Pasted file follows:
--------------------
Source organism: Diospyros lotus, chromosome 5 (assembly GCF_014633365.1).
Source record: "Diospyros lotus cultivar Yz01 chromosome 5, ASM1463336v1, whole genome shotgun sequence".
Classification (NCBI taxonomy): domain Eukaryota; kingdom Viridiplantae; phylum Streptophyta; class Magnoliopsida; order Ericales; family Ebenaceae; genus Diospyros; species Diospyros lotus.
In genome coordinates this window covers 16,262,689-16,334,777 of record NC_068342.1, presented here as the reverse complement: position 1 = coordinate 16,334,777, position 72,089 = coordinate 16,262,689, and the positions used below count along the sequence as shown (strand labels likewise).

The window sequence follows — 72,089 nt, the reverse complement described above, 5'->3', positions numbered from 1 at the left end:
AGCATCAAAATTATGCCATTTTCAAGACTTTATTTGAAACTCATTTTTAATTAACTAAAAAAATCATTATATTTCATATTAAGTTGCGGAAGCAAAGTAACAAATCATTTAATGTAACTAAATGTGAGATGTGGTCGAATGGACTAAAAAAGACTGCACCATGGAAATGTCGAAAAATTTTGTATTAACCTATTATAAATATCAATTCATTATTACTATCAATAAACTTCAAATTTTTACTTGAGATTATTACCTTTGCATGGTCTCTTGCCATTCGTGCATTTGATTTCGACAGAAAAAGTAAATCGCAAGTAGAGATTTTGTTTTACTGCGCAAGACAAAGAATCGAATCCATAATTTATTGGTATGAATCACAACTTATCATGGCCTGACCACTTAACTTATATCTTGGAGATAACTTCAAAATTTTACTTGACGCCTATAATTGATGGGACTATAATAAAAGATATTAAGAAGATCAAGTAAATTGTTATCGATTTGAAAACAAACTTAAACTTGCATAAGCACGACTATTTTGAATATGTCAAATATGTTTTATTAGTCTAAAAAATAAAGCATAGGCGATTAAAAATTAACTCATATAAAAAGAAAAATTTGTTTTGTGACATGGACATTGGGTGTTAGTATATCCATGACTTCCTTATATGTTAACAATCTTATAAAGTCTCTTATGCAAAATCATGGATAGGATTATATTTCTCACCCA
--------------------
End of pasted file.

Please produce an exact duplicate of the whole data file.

Source organism: Diospyros lotus, chromosome 5 (assembly GCF_014633365.1).
Source record: "Diospyros lotus cultivar Yz01 chromosome 5, ASM1463336v1, whole genome shotgun sequence".
Classification (NCBI taxonomy): domain Eukaryota; kingdom Viridiplantae; phylum Streptophyta; class Magnoliopsida; order Ericales; family Ebenaceae; genus Diospyros; species Diospyros lotus.
In genome coordinates this window covers 16,262,689-16,334,777 of record NC_068342.1, presented here as the reverse complement: position 1 = coordinate 16,334,777, position 72,089 = coordinate 16,262,689, and the positions used below count along the sequence as shown (strand labels likewise).

The window sequence follows — 72,089 nt, the reverse complement described above, 5'->3', positions numbered from 1 at the left end:
AGCATCAAAATTATGCCATTTTCAAGACTTTATTTGAAACTCATTTTTAATTAACTAAAAAAATCATTATATTTCATATTAAGTTGCGGAAGCAAAGTAACAAATCATTTAATGTAACTAAATGTGAGATGTGGTCGAATGGACTAAAAAAGACTGCACCATGGAAATGTCGAAAAATTTTGTATTAACCTATTATAAATATCAATTCATTATTACTATCAATAAACTTCAAATTTTTACTTGAGATTATTACCTTTGCATGGTCTCTTGCCATTCGTGCATTTGATTTCGACAGAAAAAGTAAATCGCAAGTAGAGATTTTGTTTTACTGCGCAAGACAAAGAATCGAATCCATAATTTATTGGTATGAATCACAACTTATCATGGCCTGACCACTTAACTTATATCTTGGAGATAACTTCAAAATTTTACTTGACGCCTATAATTGATGGGACTATAATAAAAGATATTAAGAAGATCAAGTAAATTGTTATCGATTTGAAAACAAACTTAAACTTGCATAAGCACGACTATTTTGAATATGTCAAATATGTTTTATTAGTCTAAAAAATAAAGCATAGGCGATTAAAAATTAACTCATATAAAAAGAAAAATTTGTTTTGTGACATGGACATTGGGTGTTAGTATATCCATGACTTCCTTATATGTTAACAATCTTATAAAGTCTCTTATGCAAAATCATGGATAGGATTATATTTCTCACCCA